Although IL-1β is another prominent proinflammatory cytokine that activates the canonical NF-κB activation pathway, both K63- and M1-linked ubiquitinations are required for the formation of the NEMO-containing punctate structure upon IL-1β stimulation [43]. Importantly, the K63/M1-hybrid ubiquitin chain can become conjugated to interleukin 1 receptor-associated kinase 1 (IRAK1) and IRAK4 [44]. Furthermore, HOIL-1L conjugates oxyester-bond monoubiquitin to its own Ser/Thr residues, as well as those in SHARPIN, IRAK1/2, and MyD88 in human keratinocyte HaCaT cells and mouse bone marrow-derived macrophages [23]. Thus, the E3 activity of HOIL-1L regulates the Myddosome components upon innate immune responses. These results indicate the differences in the LUBAC functions between the TNF-α- and IL-1β-mediated canonical NF-κB activation pathways.

2.2.2. LUBAC in Acquired Immune Responses

The NF-κB activity plays important roles in lymphocyte development and antigen receptor-mediated acquired immune responses in mammals [33]. Characteristically, a protein complex composed of CARMA1, BCL10, and MALT1 (CBM complex) is critical to activate the B cell receptor (BCR)- and T cell receptor (TCR)-mediated NF-κB activation pathways [45]. In mice B cells, LUBAC has no influence on the IgM-induced BCR pathway, whereas the LUBAC activity is critical for the CD40-mediated NF-κB activation pathway and B1 cell development [34]. In contrast, in T cells, LUBAC is involved in the TCR-mediated NF-κB activation pathway, FOXP3+ regulatory T cell (Treg) development, and homeostasis [46]. In the course of the TCR pathway, HOIL-1L is cleaved at Arg165-Gly166 by MALT1, a paracaspase [47]. Moreover, BCL10 is linearly ubiquitinated by LUBAC [48]. However, the importance of the E3 activity of LUBAC in the antigen receptor-mediated NF-κB activation pathway remains to be established [49]. Therefore, further studies are necessary to clarify the function of LUBAC in the antigen receptor-mediated NF-κB activation pathways in lymphocytes.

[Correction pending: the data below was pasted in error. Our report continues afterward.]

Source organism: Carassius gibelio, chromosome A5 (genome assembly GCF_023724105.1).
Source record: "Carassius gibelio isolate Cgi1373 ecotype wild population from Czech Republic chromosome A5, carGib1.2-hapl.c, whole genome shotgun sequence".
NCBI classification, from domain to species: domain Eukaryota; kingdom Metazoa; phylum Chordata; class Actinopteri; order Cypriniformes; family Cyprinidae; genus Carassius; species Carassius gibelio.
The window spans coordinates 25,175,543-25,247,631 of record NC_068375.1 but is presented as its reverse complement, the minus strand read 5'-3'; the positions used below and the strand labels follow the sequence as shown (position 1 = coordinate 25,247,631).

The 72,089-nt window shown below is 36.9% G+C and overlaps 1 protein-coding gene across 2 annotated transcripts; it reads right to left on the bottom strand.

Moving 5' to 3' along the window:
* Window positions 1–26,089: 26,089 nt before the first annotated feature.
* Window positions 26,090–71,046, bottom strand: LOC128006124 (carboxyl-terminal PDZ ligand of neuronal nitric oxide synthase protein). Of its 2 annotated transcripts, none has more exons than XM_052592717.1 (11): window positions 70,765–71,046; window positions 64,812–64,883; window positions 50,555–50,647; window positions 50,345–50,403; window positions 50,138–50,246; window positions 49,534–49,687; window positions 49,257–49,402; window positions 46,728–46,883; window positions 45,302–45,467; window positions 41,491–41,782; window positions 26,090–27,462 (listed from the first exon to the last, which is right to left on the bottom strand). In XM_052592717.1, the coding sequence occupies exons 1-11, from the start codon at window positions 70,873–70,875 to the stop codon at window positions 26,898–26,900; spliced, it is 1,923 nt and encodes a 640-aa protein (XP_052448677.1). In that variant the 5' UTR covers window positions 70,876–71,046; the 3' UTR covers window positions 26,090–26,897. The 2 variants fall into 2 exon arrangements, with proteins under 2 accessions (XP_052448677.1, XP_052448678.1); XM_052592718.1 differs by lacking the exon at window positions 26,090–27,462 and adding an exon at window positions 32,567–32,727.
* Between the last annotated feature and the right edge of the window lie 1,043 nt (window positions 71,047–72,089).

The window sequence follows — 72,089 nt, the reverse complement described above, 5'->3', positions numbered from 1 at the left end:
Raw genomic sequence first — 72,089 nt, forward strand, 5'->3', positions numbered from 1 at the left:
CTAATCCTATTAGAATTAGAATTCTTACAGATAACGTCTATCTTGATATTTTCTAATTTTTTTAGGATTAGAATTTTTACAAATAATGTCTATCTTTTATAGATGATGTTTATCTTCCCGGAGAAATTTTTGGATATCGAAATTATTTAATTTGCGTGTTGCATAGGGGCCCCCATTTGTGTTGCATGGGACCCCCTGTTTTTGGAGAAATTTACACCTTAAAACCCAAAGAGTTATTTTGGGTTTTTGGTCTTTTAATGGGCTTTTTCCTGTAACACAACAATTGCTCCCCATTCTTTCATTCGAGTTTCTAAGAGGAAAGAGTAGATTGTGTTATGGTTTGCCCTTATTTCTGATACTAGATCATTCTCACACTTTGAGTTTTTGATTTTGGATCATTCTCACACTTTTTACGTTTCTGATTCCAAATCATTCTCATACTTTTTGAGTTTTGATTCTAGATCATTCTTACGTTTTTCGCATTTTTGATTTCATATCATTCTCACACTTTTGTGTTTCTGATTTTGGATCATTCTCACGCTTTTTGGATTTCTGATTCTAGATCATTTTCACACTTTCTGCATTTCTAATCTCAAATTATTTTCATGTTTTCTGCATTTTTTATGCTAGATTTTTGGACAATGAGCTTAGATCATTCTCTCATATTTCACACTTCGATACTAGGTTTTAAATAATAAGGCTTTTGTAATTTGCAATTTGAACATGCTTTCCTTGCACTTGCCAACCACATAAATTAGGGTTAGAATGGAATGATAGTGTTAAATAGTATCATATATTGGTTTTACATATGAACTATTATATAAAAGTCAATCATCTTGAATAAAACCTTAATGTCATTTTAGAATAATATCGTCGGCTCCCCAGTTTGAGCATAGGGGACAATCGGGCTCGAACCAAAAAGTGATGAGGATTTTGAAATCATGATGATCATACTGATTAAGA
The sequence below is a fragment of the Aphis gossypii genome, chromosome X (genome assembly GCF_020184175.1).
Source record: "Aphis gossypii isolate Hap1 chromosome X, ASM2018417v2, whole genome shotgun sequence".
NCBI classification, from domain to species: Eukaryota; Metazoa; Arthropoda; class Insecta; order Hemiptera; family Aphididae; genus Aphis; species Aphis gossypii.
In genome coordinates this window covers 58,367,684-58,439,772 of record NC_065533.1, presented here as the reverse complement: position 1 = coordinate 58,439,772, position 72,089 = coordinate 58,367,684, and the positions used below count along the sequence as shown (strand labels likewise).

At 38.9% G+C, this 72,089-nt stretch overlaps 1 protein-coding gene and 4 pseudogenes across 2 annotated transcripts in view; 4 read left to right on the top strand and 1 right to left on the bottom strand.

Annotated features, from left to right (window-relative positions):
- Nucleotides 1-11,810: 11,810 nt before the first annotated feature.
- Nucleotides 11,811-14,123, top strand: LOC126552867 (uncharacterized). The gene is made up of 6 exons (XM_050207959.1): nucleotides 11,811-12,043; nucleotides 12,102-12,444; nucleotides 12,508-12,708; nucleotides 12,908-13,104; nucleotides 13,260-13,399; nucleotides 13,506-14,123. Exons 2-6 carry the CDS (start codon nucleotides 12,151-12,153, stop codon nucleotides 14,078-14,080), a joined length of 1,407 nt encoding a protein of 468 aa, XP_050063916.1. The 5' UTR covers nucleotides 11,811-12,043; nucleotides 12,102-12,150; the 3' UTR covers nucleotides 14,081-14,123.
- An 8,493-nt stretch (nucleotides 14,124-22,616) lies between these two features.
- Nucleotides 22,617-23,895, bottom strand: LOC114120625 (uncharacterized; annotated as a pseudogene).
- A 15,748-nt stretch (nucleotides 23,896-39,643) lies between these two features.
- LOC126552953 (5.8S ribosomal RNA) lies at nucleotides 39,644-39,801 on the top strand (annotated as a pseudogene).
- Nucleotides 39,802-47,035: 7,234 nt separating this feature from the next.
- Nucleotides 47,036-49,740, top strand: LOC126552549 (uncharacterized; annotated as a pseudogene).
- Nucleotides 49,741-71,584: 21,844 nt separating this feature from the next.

2.2.3. LUBAC in the Genotoxic Stress Response and Inflammasome Activation